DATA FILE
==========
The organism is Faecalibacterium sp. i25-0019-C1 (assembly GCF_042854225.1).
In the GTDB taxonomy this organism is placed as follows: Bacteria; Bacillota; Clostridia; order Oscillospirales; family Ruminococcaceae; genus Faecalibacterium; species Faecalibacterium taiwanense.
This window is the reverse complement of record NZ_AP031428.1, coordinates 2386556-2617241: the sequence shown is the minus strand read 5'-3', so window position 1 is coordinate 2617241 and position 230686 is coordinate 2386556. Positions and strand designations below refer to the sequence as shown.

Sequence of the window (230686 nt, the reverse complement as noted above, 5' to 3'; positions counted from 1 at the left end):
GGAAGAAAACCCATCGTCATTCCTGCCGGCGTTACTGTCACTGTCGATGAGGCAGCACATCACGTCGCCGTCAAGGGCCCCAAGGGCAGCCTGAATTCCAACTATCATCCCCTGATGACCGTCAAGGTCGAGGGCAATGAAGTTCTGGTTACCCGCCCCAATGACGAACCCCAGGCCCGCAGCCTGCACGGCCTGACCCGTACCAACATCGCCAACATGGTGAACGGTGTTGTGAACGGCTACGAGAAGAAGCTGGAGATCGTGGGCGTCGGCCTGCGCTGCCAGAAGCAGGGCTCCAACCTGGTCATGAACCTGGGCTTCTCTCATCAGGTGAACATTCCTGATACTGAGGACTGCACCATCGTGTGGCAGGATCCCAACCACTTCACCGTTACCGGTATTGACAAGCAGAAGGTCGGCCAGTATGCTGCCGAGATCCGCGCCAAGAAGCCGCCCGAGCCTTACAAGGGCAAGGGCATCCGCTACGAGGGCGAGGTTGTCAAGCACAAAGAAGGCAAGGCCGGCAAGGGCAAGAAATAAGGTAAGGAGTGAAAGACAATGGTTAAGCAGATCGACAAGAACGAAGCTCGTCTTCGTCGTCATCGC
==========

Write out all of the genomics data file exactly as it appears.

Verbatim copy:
The organism is Faecalibacterium sp. i25-0019-C1 (assembly GCF_042854225.1).
In the GTDB taxonomy this organism is placed as follows: Bacteria; Bacillota; Clostridia; order Oscillospirales; family Ruminococcaceae; genus Faecalibacterium; species Faecalibacterium taiwanense.
This window is the reverse complement of record NZ_AP031428.1, coordinates 2386556-2617241: the sequence shown is the minus strand read 5'-3', so window position 1 is coordinate 2617241 and position 230686 is coordinate 2386556. Positions and strand designations below refer to the sequence as shown.

Sequence of the window (230686 nt, the reverse complement as noted above, 5' to 3'; positions counted from 1 at the left end):
GGAAGAAAACCCATCGTCATTCCTGCCGGCGTTACTGTCACTGTCGATGAGGCAGCACATCACGTCGCCGTCAAGGGCCCCAAGGGCAGCCTGAATTCCAACTATCATCCCCTGATGACCGTCAAGGTCGAGGGCAATGAAGTTCTGGTTACCCGCCCCAATGACGAACCCCAGGCCCGCAGCCTGCACGGCCTGACCCGTACCAACATCGCCAACATGGTGAACGGTGTTGTGAACGGCTACGAGAAGAAGCTGGAGATCGTGGGCGTCGGCCTGCGCTGCCAGAAGCAGGGCTCCAACCTGGTCATGAACCTGGGCTTCTCTCATCAGGTGAACATTCCTGATACTGAGGACTGCACCATCGTGTGGCAGGATCCCAACCACTTCACCGTTACCGGTATTGACAAGCAGAAGGTCGGCCAGTATGCTGCCGAGATCCGCGCCAAGAAGCCGCCCGAGCCTTACAAGGGCAAGGGCATCCGCTACGAGGGCGAGGTTGTCAAGCACAAAGAAGGCAAGGCCGGCAAGGGCAAGAAATAAGGTAAGGAGTGAAAGACAATGGTTAAGCAGATCGACAAGAACGAAGCTCGTCTTCGTCGTCATCGC